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Portable Field Transcoding with Small-Form-Factor Computers

What if you need to transcode files when you're in the field, in between production shoots or as a way to push digital dailies out to local clients? Recognizing the need for portability in such a scenario, we ran a number of tests to determine the ideal balance of size and speed, and we share those results here.


So now that we know the test files, the software, the multiple hardware choices, and the final output formats. what were the results?

We were surprised at our results, to say the least, so we re-ran the tests several times. But each time we got the same results, so we’re comfortable sharing what we found.

Since we were transcoding a movie-length file, we knew we would see significant transcoding times, and we threw three transcodes at AME at the same time, with the understanding that AME would either choke and run each transcode sequentially or rise to the occasion and leverage a single decode for all three transcodes.

What we didn’t expect, though, was to see a single transcode take a significantly shorter period of time—even when extrapolated to correspond to the three-transcodes workflow—than the per-transcode time it took to simultaneously transcode all three outputs.

Here’s what we mean.

On the GA-H87TN, using the i3-4130 CPU with integrated GPU HD4600 graphics, the total time for all three transcodes was the lowest overall at 8 hours, 13 minutes, and 32 seconds (8:13:32). Compare that to the MacBook Air, which took over twice the amount of time (17:20:09 total) or even the NUC D54250WYK (12:40:02 total).

Open CL transcoding minutes for three simultaneous transcodes

So far so good, and we attribute the significantly shorter time for the 1RU rackmounted Inteset case unit, in large part, to the i3-4130 being the only one of the three test beds that had appears to be Open CL-certified GPU for the Mercury Playback Engine.

When we tried to use the Mercury option for the NUC and MBA test devices, a warning appeared saying that the GPUs were not certified. We plowed ahead with the GPU-based testing, though, on the assumption that a lack of certification might not necessarily translate in to a lack of performance.

We were partially right, as our NUC tests confirmed: from the 12:40:02 total transcode time for all three output files, utilizing the GPU, we software-only version took longer, but only slightly. Final outputs were 12:53:12, or essentially 13 minutes longer in an almost 13-hour process.

NUC D54250WYK(H) transcoding minutes for three simultaneous transcodes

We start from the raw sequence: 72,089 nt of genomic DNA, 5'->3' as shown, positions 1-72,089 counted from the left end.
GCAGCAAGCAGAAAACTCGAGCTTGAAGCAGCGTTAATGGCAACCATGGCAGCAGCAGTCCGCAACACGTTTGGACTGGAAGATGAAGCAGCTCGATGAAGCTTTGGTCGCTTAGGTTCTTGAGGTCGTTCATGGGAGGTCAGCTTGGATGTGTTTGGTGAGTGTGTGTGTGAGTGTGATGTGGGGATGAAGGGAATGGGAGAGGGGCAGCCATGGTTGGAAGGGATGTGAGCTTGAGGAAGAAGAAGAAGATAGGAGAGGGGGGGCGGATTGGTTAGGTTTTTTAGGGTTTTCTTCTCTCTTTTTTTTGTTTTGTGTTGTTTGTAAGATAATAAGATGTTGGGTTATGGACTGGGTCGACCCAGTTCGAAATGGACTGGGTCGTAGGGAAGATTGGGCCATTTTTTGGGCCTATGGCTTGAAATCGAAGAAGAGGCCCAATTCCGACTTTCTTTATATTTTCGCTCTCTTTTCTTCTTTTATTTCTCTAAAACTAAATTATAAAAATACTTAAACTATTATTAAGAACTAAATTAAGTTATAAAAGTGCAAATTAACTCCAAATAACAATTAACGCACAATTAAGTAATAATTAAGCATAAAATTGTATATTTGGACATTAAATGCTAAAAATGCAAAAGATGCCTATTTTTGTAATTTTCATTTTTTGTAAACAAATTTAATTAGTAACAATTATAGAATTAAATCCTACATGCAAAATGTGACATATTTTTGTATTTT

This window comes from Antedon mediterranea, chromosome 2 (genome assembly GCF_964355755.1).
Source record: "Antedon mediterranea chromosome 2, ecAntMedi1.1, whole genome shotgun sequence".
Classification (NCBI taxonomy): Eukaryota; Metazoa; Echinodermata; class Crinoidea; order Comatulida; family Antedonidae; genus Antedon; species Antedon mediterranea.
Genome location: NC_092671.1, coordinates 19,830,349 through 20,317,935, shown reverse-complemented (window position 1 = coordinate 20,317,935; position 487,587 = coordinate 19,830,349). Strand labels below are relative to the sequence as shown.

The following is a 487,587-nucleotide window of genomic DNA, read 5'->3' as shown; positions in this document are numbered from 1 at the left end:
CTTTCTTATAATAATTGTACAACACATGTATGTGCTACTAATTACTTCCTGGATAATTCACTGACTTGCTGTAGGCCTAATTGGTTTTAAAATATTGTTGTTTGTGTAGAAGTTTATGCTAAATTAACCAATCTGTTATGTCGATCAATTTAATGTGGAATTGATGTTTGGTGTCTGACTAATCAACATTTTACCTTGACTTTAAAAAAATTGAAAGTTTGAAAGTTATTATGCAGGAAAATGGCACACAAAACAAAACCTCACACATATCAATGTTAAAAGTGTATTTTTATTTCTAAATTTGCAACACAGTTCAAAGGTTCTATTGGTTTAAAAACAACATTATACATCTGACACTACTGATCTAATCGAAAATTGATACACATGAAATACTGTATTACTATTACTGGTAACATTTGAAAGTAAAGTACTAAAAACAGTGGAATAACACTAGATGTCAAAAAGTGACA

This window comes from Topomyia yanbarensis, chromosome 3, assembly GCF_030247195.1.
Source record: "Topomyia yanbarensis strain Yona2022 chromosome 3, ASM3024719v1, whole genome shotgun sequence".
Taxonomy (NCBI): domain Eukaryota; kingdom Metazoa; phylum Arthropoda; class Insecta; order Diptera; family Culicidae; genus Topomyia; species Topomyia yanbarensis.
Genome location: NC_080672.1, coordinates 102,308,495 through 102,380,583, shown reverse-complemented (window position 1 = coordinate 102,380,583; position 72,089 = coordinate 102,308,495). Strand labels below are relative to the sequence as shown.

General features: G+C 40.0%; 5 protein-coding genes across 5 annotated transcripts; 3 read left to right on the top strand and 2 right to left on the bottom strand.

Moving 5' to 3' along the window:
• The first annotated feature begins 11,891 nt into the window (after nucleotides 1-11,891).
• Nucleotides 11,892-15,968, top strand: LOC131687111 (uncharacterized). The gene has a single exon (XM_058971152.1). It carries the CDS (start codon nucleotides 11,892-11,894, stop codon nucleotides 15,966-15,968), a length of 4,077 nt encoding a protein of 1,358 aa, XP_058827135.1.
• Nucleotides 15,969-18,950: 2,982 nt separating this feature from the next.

If that weren’t perplexing enough, when we ran the software-only tests for the GA-H87TN/i3-4130 combination, times rose from 8:13:32 to 10:03:35 total time. That’s in line with expected results, as it means that the GPU was providing somewhat considerable benefit to the whole transcoding process.

GA-H87TN/i3-4130 transcoding minutes for three simultaneous transcodes

Yet when we ran the software-only version of the test for one file output—the 5Mpbs version, which was the largest transcoded file size—the result was 2:47:02 for one file. Extrapolate that out to three files, and it brings the total to 8:21:06 for three files. That’s a total of 6 minutes difference in a slightly more than 8-hour transcoding time. In other words, the software version for files done in sequence came very close to the hardware-assisted simultaneous transcodes.

All that said, what we can clearly discern from our tests is twofold: First, Adobe has some work to do on Adobe Media Encoder CC 2014 and the certification process. While this is the first year in about the last five that we won’t have representation at the Adobe MAX conference that takes place in early October, we suggest readers be on the lookout for whether Adobe gets its act together in Open CL across the Mercury Playback Engine landscape.

Second, we can clearly say that the smallest box—small enough, in this case, to fit on the VESA mounts on the back of a monitor—wasn’t the best box. Nor was the laptop we had on hand in our field testing. The best option was a middle-of-the-road unit that balanced integrated GPU and a tight-fitting data drive in a 1RU package, combining the best benefits of a small desktop machine with a form factor at home in any rackmounted production environment.